Middletown, PA – With the recent news that Ann Street is finally set to be repaved, plans to further improve the corridor are being envisioned. Developing a proposal for the ‘Historic Harborton’ destination has been a recent pastime of some Middletown citizens, but without support from the borough it will be an uphill battle.

The proposal is to establish the district of Historic Harborton, also known as Portsmouth which is the southern section of town that is bordered by the Susquehanna River and the Swatara Creek.

Residents have expressed their desire to create a cultural district of dining and arts that would thrive on tourism as well as recreational attractions.

The new parking limits ordinance that will soon be enacted in Middletown is essential to create the aesthetic streetscape for the Historic Harborton district to become a reality, but the project has not yet gained the full support of the Mayor’s office, or borough council. With many current initiatives being undertaken in the borough, Middletown Mayor James Curry said he has not officially discussed the proposal.

Middletown Borough Council member Ian Reddinger who offered no comment on the Harborton proposal, recently stood out as the lone “No” vote last month, holding firm to his position that large RV’s and trailers should be permitted to park on residential borough streets. Council approved advertising the ordinance by 6-1 vote, with Councilor Reddinger voting no. It was believed that the ordinance may have been voted against to halt progress on the Harborton plan. 

“How would this impact our residents?” Reddinger asked before the vote. Borough Manager Ken Klinepeter read provisions included in the proposal, after which Reddinger cast his no vote.

Artist Rendering of the original Harborton

Although many esteemed borough residents have offered support of the Historic Harborton project, perhaps in a scaled down version, at this time Curry and Reddinger are standing firm and showing little interest in the proposed district.

One local resident of Pike Street, a self-described River Rat (people who live in the old 1st Ward along the Susquehanna River), is keen on the idea and said that he shared the sentiment of his many neighbors who were born and raised here on the water. “Middletown should rebuild the historic water works and recreate the industrial features of town as a resort destination for dining, arts, historic tours, fishing, recreation and leisure.”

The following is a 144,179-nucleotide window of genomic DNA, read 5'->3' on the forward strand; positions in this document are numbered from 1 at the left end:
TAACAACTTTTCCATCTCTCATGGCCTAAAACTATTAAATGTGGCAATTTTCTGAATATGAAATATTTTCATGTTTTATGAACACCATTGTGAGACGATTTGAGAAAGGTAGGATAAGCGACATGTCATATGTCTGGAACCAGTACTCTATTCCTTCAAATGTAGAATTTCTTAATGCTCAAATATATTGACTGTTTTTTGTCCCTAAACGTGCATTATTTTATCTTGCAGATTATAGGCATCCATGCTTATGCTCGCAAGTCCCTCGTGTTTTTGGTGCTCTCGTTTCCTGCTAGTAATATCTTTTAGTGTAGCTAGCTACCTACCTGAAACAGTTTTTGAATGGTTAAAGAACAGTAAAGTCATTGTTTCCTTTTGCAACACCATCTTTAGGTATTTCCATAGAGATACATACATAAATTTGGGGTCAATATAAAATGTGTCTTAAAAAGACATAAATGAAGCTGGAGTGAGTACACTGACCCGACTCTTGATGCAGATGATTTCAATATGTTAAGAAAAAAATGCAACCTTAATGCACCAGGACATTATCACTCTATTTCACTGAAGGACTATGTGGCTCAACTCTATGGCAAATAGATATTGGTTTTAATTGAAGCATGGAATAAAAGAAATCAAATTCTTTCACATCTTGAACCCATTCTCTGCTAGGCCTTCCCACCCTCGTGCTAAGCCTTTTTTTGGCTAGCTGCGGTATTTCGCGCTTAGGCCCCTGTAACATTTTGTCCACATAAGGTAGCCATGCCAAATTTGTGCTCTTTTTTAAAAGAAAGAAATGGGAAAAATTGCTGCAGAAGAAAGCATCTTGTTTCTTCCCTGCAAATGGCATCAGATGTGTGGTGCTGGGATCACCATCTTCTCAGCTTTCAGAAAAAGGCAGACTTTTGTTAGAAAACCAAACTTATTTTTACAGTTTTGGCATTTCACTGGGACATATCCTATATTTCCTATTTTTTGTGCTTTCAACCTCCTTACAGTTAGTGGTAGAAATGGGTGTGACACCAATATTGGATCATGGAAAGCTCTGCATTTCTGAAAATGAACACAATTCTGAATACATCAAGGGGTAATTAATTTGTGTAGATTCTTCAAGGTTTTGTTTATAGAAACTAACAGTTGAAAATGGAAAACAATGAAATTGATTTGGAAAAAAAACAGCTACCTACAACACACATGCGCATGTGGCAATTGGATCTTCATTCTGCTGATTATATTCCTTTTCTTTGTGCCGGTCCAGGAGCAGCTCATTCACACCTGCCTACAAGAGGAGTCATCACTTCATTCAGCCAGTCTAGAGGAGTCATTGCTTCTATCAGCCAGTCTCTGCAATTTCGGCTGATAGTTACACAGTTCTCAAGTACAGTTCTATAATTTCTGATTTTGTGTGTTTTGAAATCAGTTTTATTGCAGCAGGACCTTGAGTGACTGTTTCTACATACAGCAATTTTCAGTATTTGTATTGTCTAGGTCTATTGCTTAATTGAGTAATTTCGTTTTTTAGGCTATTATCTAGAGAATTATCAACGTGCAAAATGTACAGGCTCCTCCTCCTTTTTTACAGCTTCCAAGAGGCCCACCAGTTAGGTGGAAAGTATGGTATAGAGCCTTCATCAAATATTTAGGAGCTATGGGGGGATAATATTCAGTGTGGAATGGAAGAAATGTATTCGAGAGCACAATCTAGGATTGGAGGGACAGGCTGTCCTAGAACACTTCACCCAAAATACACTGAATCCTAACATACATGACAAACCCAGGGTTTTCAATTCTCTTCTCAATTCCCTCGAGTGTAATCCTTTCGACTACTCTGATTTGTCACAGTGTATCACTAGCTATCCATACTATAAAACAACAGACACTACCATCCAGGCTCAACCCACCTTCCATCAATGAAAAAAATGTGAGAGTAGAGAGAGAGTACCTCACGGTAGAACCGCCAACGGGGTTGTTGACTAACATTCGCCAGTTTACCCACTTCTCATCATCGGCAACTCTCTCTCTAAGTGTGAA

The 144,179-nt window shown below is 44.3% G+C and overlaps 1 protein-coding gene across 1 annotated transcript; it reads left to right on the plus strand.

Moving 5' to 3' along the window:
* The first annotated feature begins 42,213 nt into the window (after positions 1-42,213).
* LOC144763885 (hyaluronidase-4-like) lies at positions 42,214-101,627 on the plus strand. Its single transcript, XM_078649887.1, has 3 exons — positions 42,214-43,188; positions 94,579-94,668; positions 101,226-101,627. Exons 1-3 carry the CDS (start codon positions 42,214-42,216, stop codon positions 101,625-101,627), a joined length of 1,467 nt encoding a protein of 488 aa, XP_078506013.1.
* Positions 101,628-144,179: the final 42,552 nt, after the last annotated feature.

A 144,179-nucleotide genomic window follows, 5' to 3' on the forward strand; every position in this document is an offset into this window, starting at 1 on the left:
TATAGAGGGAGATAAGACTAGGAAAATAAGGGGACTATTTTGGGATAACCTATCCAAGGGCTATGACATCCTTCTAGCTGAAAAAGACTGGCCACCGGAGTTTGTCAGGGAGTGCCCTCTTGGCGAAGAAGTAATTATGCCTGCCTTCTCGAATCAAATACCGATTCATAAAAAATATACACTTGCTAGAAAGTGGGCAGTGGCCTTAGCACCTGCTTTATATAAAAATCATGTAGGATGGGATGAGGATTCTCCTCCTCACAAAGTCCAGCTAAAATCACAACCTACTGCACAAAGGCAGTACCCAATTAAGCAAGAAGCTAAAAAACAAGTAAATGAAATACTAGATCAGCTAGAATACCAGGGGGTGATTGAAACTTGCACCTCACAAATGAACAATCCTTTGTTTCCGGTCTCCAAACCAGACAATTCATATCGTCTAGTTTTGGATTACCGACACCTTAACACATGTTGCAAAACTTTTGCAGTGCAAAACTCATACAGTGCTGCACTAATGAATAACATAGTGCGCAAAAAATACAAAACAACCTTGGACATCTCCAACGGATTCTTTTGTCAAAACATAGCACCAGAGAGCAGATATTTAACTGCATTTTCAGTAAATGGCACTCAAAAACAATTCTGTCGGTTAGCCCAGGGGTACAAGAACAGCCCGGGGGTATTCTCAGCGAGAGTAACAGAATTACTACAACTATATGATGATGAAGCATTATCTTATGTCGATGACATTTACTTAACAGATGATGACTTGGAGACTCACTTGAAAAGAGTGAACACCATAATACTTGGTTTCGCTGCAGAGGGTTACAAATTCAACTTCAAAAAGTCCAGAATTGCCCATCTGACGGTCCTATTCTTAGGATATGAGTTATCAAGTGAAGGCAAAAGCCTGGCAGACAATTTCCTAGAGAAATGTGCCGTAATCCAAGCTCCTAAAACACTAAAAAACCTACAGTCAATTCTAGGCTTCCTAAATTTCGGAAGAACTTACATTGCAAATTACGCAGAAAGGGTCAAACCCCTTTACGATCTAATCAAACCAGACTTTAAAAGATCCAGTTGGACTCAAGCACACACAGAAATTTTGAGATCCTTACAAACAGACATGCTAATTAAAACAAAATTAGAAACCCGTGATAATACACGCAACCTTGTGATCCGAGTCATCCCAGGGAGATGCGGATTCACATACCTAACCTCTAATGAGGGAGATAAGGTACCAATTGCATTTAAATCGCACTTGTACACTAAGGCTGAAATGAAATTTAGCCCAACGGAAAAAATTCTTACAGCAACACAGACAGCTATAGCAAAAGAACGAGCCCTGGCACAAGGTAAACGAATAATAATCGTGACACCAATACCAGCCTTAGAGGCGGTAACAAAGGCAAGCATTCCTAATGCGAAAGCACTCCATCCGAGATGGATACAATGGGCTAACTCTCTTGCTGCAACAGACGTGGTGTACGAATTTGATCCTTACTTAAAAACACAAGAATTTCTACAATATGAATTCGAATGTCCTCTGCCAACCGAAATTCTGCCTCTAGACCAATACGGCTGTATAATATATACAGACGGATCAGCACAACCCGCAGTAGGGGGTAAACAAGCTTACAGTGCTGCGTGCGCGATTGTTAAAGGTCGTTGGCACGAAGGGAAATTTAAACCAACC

While the feasibility of rebuilding the Wood Street Lock and original blast furnace remains to be determined, as far as the prospect of digging out a simulated mill race aqueduct, Mayor Curry scoffed at the idea when he wrote, “Middletown, your one major flaw is the rumor mill. It’s destructive while being indestructible, itself.”

(The Paxton Boys) Councilor Reddinger, Mayor Curry informally discuss the Historic Harborton proposal at the Tattered Flag Brewery on Friday August 2, 2019

Some borough residents feel that Curry and Reddinger favor their personal interests north of the railroad tracks over the needs of their constituents in the old 1st Ward.

Mayor Curry posted this update on Facebook to quash rumors of a sea wall and Harborton development in the old 1st Ward section of town that was originally named Portsmouth, where the confluence of the Pennsylvania and Union canals once met in a basin near what is now S. Union Street.

“Apparently, I’m building a big beautiful sea wall.

Middletown, your one major flaw is the rumor mill. It’s destructive while being indestructible, itself.

I need alcohol.

– Jim”


Middletown History

In 1809, George Fisher, son of the founder of Middletown, laid out a second town at the mouth of the Swatara Creek, naming it Harborton. By 1814, the name was changed from Harborton to Portsmouth. The Union Canal, the Pennsylvania Canal and the Harrisburg-Lancaster Railroads all intersected in Portsmouth. There was one small and one very large boat basin to accommodate canal traffic.

Historic map of Middletown featuring the old mill race and Harborton basin

The “Paxton Boys”




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